DENVER (KDVR) – It may not feel like we’re entering the spooky fall season, emphasized by the ongoing heatwave impacting the region, but that doesn’t mean you’re not allowed to start getting into a proper Halloween headspace.
It only takes a simple Google search to see the long and widespread history that the City of Denver carries in regard to ghosts and their affiliated hauntings.
So, we thought we’d expedite your hunt for haunts by laying out five spooky spots, unique to Denver, certain to educate you on some local history while preparing you for the incoming jump scare of a season.
5 haunted spots across Denver
420 East 11th Ave. Suite 12
This structure built in 1891 was once known as the Croke Patterson Mansion, wearing the same namesake as its builder, state Senator Thomas B. Croke. According to Patterson Inn’s history page, Croke held onto it for a short spell before handing the keys over to Thomas P. Patterson in 1893.
Since then, visitors of the inn have reported multiple kinds of hauntings, including hearing the barking of a pair of Dobermans, believed to be the ghosts of a pair of canines that were trapped on the inn’s second floor, and jumped to their deaths while trying to escape.
According to Ghost City Tours, visitors to the inn have reportedly heard a mother and her baby crying in the basement. Some believe these wails belong to the ghost of a child who died and was buried in the basement by her mother. Other reports of supportive hauntings, like when a pregnant woman who was trying to get in a comfortable position while sleeping reported being aided by a ghostly figure who helped her reposition, before disappearing altogether.
The Oxford Hotel
1600 17th St.
According to local ghost experts, Denver Terrors, the construction of this hotel was the result of three Denver businessmen who all felt that the long walk from Union Station to the downtown hotels already in existence in 1890 was too far. So, Adolph Zang, Philip Feldhauser, and William Mygatt put their money together and opened the Union Station adjacent business.
Two separate reoccurring hauntings reported at the Oxford Hotel occur in Room 320 and the bar respectively.
Denver Terrors said that some single men who’ve stayed in the room have felt a pulling on their arms from unknown forces. Those same unseen forces have also ripped bed sheets off of some single men just trying to catch some slumber.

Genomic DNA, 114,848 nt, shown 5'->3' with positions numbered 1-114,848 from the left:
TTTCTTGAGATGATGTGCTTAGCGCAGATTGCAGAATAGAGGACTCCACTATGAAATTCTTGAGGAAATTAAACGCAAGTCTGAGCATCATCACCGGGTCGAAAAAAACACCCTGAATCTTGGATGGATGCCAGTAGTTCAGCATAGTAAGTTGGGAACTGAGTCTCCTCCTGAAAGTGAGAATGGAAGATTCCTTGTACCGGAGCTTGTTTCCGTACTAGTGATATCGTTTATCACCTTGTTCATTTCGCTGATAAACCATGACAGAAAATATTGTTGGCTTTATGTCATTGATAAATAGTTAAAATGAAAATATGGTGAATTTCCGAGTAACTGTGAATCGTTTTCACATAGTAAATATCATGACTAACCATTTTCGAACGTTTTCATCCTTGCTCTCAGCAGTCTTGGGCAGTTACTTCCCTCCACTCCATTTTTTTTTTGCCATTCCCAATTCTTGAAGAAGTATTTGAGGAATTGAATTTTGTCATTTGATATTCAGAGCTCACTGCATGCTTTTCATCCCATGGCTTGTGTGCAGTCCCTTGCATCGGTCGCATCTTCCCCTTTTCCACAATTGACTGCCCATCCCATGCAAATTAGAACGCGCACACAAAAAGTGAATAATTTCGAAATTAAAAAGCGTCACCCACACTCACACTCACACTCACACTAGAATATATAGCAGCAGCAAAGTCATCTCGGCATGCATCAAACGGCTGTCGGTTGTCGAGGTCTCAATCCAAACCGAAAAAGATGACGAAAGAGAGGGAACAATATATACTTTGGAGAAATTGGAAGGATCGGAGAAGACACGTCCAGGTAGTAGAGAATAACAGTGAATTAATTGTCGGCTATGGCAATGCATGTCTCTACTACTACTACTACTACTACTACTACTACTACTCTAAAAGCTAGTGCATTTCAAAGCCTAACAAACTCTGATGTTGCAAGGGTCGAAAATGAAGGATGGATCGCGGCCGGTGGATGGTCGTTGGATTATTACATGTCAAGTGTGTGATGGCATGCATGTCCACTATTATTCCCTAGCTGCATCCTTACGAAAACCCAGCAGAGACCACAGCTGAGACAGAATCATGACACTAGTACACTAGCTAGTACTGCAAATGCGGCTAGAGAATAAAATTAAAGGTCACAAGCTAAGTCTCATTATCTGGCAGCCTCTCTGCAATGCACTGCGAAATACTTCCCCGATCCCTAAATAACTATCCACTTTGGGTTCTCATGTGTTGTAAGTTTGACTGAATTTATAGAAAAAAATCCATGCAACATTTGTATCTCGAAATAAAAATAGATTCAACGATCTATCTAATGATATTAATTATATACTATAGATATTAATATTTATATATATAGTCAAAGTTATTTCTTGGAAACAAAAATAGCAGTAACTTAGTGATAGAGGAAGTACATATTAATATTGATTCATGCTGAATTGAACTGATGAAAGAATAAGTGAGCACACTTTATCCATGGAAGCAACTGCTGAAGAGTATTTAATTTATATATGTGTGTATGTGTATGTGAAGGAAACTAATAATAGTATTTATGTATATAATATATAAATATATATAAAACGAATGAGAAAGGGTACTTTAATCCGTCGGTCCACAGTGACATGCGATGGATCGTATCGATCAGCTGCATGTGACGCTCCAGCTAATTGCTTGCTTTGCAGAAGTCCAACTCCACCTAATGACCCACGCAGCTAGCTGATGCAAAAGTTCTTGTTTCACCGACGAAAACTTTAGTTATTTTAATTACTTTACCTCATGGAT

The other haunting occurs in the bar where a postal worker, wearing an older iteration of the uniform, comes in while muttering “the children, I have to get the gifts to the children,” downing his beer, and exiting the establishment. Denver Terrors said that there was a postal worker in the 1930s who had to travel from Denver to Central City to deliver Christmas gifts but never made it. After the winter snow melted away, his body was found, along with the gifts he was to deliver.
1100 14th St.
According to Legends of America, this structure has held several identities since it was built in 1911, initially serving as the Denver Tramway Building before being transformed into a campus for the University of Colorado, and eventually serving as the Denver Center for Performing Arts.
Once restoration efforts began in 1997, however, reports of peculiar and strange happenings began to pile up. A group once heard voices coming from an office, but once they arrived at the room, no one was there to speak.
Outside of this one-off haunt, Legends of America said that there have been multiple sightings of the ghost of a mechanic, otherwise known as the “tool man,” who is believed to have died in an accident while working on railcars when the building served as the tramway.
1599 East 8th Ave.
Something that those strolling around this downtown Denver park may not know is that there are a good number of bodies buried under the green surface. Just to be clear, these aren’t recent burials.
According to Visit Denver, in 1858 and throughout the height of the region’s gold rush, Cheesman Park served as Denver’s first cemetery.
In 1890, after roughly 5,000 bodies had been buried there, city officials announced that they were moving the cemetery and were turning the plot of land into a park, naming it after one of the city’s founders, Walter Cheesman. Relatives of those buried were given the chance to relocate the remains of their loved ones, but many of those buried were vagrants and didn’t have anyone to claim them.
According to Visit Denver, a city contract was awarded to undertaker E. P. McGovern in 1893, who would make $1.90 for each body removed. McGovern would approach this opportunity in grotesque fashion, as he would chop up bodies into smaller pieces so he could place them in child-sized coffins, in an attempt to make more profit. During his hurried getaway, he left a mess of human remains all over the place, some of which were not even discovered until 1960 when renovation work was being completed on the park.
1000 Osage St.
Known initially as the Rio Grande Exchange, this historic landmark has been continuously open since 1893, making it the oldest restaurant in Denver.
According to Denver Terrors, the saloon would cater to railroaders, miners, cattlemen, native American chiefs and cowboys, serving dishes that can still be found on the Buckhorn’s menu to this day.
It is believed by some that anyone who died near the exchange, during its more than 125-year existence, has since called it their eternal resting place. Footsteps, voices and the innocuous moving of tables, all without a perceivable source, have been reported by visitors. So, brace for some jolts if you’re headed out for some grub at Denver’s oldest haunted eatery.